Radar | Jul 20,2019
Jan 9 , 2021
By Asseged G. Medhin ( Asseged G.Medhin, deputy CEO of Global Insurance Company. )
Eliyahu Goldratt, an Israeli businessman, wrote in "The Goal" that bottlenecks determine the overall output of a system. It was the theory of weak links and how they determine the pace of the company.
Unless this weak link is addressed, it would nearly be impossible to stop innovations from being subverted. It means that the appetite to innovate and create something would always play second fiddle to the core businesses.
Fortunately, there is a way that this rigid system can be broken and the weak link can be eliminated through an innovation – necessity. Sometimes, companies or even whole industries would be faced with such a challenge; they have no choice but to change to develop new ways of doing business.
For businesses today, the Novel Coronavirus (COVID-19) pandemic has provided that opportunity. It has upended almost every type of company, forced nearly everyone to deliver services and products differently. Nearly nothing but COVID-19 took the leading share among business risk and insurance perils.
The magnitude of the catastrophe that was wrought by the pandemic could not leave companies a gram of power to resist the urge to give it up and ignore the inner voices to move.
The economy has been locked down for more than 10 months in most parts of the world. Ever since this millennium began, 2020 has been the rockiest that has been witnessed since the 2008 financial crisis. It is perhaps the most catastrophic economic challenge since the Great Depression, though the rate of recovery is likely to be much faster this time.
Now all eyes are on 2021. It should be a year of reflection and new beginnings. It should be a period for addressing the economic downturns that were brought about by 2020. Most importantly, it should be a year for capitalising on the urgency of innovation that was emphasised as a global pandemic disrupted the world economy. This requires imagination.
“The waking have own world in common. Sleepers each have a private world of their own,” said Heraclitus, the Greek philosopher.
Indeed, those who dream big, take risks and see long-term would have weathered such disruptions. In many cases, what the COVID-19 interruption required was the need to transition to digital. But the "waking" waited for the business tsunami, all they could do to stay the course is hope and pray that it could end soon.
An excellent example was the Ethiopian banking industry’s push in digitalisation and core banking. It was always seen as a highly disruptive new business model. The new model blended new technology, user-centric design principles, and process innovation to strengthen the bond between bankers and clients.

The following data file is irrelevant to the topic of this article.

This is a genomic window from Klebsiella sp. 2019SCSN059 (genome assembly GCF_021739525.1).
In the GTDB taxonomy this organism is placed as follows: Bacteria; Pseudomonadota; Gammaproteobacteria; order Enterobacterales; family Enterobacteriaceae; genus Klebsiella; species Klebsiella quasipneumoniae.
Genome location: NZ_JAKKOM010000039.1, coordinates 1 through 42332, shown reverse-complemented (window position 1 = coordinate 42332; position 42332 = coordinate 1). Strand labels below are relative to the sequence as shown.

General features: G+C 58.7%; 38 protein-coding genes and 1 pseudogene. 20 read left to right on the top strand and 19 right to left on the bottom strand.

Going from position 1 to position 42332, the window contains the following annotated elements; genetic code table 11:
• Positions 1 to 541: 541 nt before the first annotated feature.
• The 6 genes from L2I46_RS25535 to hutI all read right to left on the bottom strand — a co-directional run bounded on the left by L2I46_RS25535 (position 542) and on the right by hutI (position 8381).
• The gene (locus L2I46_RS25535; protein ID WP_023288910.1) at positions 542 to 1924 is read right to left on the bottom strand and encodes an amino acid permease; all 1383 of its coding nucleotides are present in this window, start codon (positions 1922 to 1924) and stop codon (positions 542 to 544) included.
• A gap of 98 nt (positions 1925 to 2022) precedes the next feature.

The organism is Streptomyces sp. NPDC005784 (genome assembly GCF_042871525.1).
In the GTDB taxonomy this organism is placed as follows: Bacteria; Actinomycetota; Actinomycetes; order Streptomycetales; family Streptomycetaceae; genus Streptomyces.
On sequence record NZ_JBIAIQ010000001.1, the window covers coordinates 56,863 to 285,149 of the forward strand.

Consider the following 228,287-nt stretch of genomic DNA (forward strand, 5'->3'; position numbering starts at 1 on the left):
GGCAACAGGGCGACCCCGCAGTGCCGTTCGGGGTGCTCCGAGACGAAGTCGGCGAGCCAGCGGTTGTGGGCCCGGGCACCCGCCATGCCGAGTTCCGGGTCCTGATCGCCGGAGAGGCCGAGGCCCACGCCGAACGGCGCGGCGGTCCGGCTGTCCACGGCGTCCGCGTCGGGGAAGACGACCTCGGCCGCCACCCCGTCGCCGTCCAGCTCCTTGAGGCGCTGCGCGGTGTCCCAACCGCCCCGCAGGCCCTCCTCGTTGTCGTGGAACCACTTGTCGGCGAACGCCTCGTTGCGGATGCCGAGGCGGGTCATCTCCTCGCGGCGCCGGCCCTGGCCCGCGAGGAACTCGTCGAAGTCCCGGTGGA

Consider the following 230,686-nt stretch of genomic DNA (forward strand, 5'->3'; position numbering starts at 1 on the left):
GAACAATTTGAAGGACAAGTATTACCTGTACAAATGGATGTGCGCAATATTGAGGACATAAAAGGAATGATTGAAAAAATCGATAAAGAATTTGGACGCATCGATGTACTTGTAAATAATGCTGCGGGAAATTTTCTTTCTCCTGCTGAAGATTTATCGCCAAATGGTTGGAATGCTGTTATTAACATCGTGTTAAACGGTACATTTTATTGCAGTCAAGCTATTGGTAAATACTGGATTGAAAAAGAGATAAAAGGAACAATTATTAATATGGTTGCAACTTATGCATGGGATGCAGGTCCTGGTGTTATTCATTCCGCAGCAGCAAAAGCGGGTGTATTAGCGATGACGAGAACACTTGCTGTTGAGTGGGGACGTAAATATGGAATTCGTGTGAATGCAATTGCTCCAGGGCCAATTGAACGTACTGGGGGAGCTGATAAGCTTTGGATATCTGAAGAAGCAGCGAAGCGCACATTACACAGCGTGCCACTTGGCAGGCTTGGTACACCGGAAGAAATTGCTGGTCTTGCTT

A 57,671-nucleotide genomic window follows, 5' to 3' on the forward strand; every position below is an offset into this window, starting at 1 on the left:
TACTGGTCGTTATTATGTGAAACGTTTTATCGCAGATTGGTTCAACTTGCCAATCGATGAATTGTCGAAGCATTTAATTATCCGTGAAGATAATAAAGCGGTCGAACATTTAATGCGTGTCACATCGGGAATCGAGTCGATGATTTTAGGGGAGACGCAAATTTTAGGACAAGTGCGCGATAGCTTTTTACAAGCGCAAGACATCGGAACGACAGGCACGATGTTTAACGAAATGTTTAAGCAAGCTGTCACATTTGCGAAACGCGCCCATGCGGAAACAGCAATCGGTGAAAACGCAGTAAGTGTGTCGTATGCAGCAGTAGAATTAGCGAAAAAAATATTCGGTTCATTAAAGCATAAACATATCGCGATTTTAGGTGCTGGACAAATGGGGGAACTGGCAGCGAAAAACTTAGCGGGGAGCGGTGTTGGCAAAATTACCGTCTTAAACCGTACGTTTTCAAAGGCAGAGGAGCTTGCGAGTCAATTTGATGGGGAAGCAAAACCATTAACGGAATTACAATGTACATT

Researchers identified the risk of running into several of the bank’s bottlenecks, including obtaining funding, deploying the technology, training employees, and pushing through regulatory approval. In the end, more and more companies warmed up to it in the 21st century. This included Ethiopian banks. Now that COVID-19 has come and entrenched the importance of having digital services, it seems unthinkable to doubt the significance of this transition.
In the Ethiopian financial sector, most firms preceded to give adequate dividends to their shareholders. They owe a lot of their success to digitisation that allowed clients to interact with their bankers and insurers as much as possible.
Beyond COVID-19, Ethiopia has also faced floods, locust outbreaks and political unrest. These are all challenges that businesses have to work around. They are a call to the urgency to innovate for the mega risks we all hope we can avoid but are seemingly unavoidable in such a fast-changing world.
Business leaders whose performance is marked highly in the learning curve of business after COVID-19 and disruptive technology are those that accepted the risk as an opportunity. Their strategy is to focus on the challenge and hunt for the narrowest bottlenecks as they attempt to address the scaling-up problem.
They would create teams, empower them, do a risk analysis and build a network of external helpers to recognise the next big opportunity or challenge. Pondering COVID-19 after the fact will not help achieve a breakthrough.
PUBLISHED ON Jan 09,2021 [ VOL 21 , NO 1080]
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